Sadly, the author, Dr Felton, does not name the vivisectionist who became Governor of Tokyo, nor the one who was President of the Japan Medical Association nor the one who headed the Japan Olympic Committee. Even so his research at this point could not be bettered, with some very dark and disgusting political stones being overturned.

As the war slipped away, the Japanese were keen to use their new Biological Weapons in the USA. Again, the author’s research into events at this point could not be bettered. A first feasibility trial consisted of a submarine launched spotter plane which dropped incendiary bombs in the forests of the West Coast. It was too wet and not a lot happened.

In August 1943, the Japanese Navy tested  large paper balloons, again launched from submarines, and again with the intention of setting fire to the forests. That project was abandoned in favour of an Army project to use bigger balloons carrying incendiary and anti-personnel bombs. Sadly, six people were killed near Bly in Oregon, possibly because the powers-that-be did not release news of what the Japanese were doing, because it might have caused mass panic.

The final piece in this well researched jigsaw came when the Japanese Navy commissioned the huge I-400 submarines which would have carried three aircraft each, Aichi M6A1 Seiran torpedo bombers:

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These aircraft would have overflown San Francisco, Los Angeles and other American cities and then  dropped canister type bombs or possible even crop sprayed them with Today’s Maniac Special… bubonic plague, typhoid, dysentery, perhaps even a nerve gas. Shiro Ishii would surely have had some ideas about what to do?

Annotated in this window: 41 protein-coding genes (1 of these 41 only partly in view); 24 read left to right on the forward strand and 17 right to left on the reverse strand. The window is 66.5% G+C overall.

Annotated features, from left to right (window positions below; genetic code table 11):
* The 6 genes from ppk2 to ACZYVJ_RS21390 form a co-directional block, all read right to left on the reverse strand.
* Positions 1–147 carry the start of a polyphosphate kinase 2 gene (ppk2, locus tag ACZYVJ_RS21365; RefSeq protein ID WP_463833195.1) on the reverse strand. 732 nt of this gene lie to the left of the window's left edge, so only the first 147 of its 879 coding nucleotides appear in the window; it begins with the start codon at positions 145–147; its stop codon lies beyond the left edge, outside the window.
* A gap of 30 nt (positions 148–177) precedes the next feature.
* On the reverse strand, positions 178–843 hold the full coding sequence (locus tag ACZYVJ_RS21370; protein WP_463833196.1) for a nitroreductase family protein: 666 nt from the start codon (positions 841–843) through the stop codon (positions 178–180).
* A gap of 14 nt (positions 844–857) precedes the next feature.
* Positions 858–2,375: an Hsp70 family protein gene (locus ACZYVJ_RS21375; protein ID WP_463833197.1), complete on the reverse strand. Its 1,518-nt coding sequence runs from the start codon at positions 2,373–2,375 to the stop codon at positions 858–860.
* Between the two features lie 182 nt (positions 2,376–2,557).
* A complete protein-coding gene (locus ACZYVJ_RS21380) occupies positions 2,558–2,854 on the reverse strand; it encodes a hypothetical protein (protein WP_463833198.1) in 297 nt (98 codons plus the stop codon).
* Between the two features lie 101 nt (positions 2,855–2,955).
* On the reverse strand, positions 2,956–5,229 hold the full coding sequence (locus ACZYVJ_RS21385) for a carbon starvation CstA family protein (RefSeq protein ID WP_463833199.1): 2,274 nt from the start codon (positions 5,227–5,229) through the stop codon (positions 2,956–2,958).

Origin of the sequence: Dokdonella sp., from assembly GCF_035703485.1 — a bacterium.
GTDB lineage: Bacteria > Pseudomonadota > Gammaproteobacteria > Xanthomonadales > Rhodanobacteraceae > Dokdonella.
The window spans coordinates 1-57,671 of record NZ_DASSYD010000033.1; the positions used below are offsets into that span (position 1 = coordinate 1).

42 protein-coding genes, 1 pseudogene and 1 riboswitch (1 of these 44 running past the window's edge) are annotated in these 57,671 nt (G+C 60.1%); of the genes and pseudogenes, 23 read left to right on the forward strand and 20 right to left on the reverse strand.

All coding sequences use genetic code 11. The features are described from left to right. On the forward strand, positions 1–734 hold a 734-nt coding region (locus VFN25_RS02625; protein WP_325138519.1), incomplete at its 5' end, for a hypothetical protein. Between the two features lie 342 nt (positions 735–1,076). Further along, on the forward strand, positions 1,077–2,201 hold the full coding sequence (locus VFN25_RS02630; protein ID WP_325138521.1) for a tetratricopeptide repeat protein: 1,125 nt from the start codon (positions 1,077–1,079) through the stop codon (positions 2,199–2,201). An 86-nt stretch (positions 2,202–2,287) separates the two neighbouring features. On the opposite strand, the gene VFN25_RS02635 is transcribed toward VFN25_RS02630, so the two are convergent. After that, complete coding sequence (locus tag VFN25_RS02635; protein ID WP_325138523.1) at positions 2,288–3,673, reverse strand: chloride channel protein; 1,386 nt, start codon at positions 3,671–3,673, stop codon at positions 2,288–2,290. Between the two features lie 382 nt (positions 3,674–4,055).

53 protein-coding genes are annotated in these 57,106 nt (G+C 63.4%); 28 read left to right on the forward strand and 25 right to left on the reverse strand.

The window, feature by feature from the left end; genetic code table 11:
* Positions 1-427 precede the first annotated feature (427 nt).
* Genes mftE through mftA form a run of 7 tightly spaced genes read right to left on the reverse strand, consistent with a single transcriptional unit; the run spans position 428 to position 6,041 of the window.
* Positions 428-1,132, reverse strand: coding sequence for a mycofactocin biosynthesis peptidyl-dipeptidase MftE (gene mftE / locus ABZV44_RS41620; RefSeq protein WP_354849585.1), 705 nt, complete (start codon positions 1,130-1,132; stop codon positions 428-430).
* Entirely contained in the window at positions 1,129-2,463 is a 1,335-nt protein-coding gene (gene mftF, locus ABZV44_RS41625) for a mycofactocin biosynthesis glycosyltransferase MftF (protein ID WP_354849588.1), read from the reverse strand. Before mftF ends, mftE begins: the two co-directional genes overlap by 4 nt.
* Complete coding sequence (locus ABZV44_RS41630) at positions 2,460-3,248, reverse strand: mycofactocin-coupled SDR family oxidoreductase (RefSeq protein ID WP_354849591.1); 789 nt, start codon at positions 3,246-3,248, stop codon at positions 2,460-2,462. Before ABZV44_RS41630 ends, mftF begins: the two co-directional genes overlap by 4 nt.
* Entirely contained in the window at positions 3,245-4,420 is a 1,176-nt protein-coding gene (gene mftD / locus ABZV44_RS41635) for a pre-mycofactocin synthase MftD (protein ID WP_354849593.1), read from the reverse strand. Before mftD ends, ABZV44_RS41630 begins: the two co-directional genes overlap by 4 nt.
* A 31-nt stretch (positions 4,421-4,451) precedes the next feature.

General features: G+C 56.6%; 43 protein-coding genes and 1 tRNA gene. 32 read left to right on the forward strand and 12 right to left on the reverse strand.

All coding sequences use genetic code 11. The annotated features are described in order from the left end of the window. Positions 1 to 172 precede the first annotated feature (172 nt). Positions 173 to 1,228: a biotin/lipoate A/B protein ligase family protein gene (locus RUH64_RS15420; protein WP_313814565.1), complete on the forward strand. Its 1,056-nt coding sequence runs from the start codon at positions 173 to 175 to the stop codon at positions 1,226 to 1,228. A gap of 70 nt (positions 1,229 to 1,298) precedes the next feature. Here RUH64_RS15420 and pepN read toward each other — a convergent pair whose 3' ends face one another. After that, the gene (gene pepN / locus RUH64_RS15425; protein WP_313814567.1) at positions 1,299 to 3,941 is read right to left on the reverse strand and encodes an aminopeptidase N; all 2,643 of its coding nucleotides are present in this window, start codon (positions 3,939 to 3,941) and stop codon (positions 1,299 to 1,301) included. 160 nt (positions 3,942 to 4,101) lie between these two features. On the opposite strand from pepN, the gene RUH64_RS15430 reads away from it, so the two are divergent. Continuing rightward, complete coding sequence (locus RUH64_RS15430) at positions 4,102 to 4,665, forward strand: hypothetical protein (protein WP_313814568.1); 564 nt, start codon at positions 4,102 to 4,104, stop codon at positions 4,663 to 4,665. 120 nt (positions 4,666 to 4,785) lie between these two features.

So why did it not happen? Well, the author’s persistent research has turned up a good few reasons. Firstly, Japan found it difficult to produce the huge I-400 submarines and the planes to go with them. Furthermore, a “morally bankrupt” Imperial Army still had one or two who remembered dimly how decent human beings led their lives. Quite simply, the Chief of the General Staff, Yoshijiro Umezu put a stop to it. He told his officers:

“If bacteriological war is conducted it will grow from the dimension of war between Japan and America to an endless battle of humanity against bacteria. Japan will earn the derision of the world”.

Overall, I would strongly recommend this book which lays bare the extremely dirty secrets of the Japanese and the Americans, and I suppose those of the Soviets too, because, although they never received any of the material scooped up and taken away by their American allies, they definitely wanted to have it. So too did the British, and there is a lengthy section about their activities with plagues and nerve gases, centred on the top secret centre at Porton Down in Wiltshire. The book is 198 pages and if you can buy yourself a copy, then you really should. It’s a fine tale about just where a Master Race complex can lead you.

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“The Devil’s Doctors” by Dr Mark Felton (3)

Last time I was talking about “The Devil’s Doctors” by Dr Mark Felton which describes how, at Mukden POW Camp in Manchuria,  Allied prisoners of war, primarily Americans, were used to test Japanese biological weapons developed at Pingfan, the nearby headquarters of Unit 731: